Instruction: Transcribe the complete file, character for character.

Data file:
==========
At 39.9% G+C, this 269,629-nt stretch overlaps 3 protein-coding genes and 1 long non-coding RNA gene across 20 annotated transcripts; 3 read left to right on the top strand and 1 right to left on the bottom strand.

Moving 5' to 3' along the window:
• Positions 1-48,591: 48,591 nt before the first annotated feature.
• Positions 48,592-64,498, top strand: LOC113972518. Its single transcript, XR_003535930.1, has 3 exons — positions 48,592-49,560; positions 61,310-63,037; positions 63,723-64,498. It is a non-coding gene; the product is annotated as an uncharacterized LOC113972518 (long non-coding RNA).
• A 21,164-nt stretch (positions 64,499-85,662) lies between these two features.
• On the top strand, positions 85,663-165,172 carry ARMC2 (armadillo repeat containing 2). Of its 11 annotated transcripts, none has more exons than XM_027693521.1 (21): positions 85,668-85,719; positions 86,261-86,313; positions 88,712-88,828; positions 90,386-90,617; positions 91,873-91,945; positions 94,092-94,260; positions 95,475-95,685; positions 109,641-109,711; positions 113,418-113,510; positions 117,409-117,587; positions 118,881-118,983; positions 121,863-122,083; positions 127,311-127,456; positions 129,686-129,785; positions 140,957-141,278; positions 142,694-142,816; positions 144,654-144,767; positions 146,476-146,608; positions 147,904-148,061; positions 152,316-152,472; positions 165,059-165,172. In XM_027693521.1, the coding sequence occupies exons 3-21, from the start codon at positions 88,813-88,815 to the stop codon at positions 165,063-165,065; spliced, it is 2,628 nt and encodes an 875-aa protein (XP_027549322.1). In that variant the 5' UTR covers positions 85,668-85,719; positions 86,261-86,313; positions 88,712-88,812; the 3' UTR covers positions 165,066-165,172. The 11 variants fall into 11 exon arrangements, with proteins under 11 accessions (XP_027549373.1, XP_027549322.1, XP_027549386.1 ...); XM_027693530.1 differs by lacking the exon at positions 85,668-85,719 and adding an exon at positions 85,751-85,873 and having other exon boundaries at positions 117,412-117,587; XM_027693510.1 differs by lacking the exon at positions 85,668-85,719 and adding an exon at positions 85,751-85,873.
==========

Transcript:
At 39.9% G+C, this 269,629-nt stretch overlaps 3 protein-coding genes and 1 long non-coding RNA gene across 20 annotated transcripts; 3 read left to right on the top strand and 1 right to left on the bottom strand.

Moving 5' to 3' along the window:
• Positions 1-48,591: 48,591 nt before the first annotated feature.
• Positions 48,592-64,498, top strand: LOC113972518. Its single transcript, XR_003535930.1, has 3 exons — positions 48,592-49,560; positions 61,310-63,037; positions 63,723-64,498. It is a non-coding gene; the product is annotated as an uncharacterized LOC113972518 (long non-coding RNA).
• A 21,164-nt stretch (positions 64,499-85,662) lies between these two features.
• On the top strand, positions 85,663-165,172 carry ARMC2 (armadillo repeat containing 2). Of its 11 annotated transcripts, none has more exons than XM_027693521.1 (21): positions 85,668-85,719; positions 86,261-86,313; positions 88,712-88,828; positions 90,386-90,617; positions 91,873-91,945; positions 94,092-94,260; positions 95,475-95,685; positions 109,641-109,711; positions 113,418-113,510; positions 117,409-117,587; positions 118,881-118,983; positions 121,863-122,083; positions 127,311-127,456; positions 129,686-129,785; positions 140,957-141,278; positions 142,694-142,816; positions 144,654-144,767; positions 146,476-146,608; positions 147,904-148,061; positions 152,316-152,472; positions 165,059-165,172. In XM_027693521.1, the coding sequence occupies exons 3-21, from the start codon at positions 88,813-88,815 to the stop codon at positions 165,063-165,065; spliced, it is 2,628 nt and encodes an 875-aa protein (XP_027549322.1). In that variant the 5' UTR covers positions 85,668-85,719; positions 86,261-86,313; positions 88,712-88,812; the 3' UTR covers positions 165,066-165,172. The 11 variants fall into 11 exon arrangements, with proteins under 11 accessions (XP_027549373.1, XP_027549322.1, XP_027549386.1 ...); XM_027693530.1 differs by lacking the exon at positions 85,668-85,719 and adding an exon at positions 85,751-85,873 and having other exon boundaries at positions 117,412-117,587; XM_027693510.1 differs by lacking the exon at positions 85,668-85,719 and adding an exon at positions 85,751-85,873.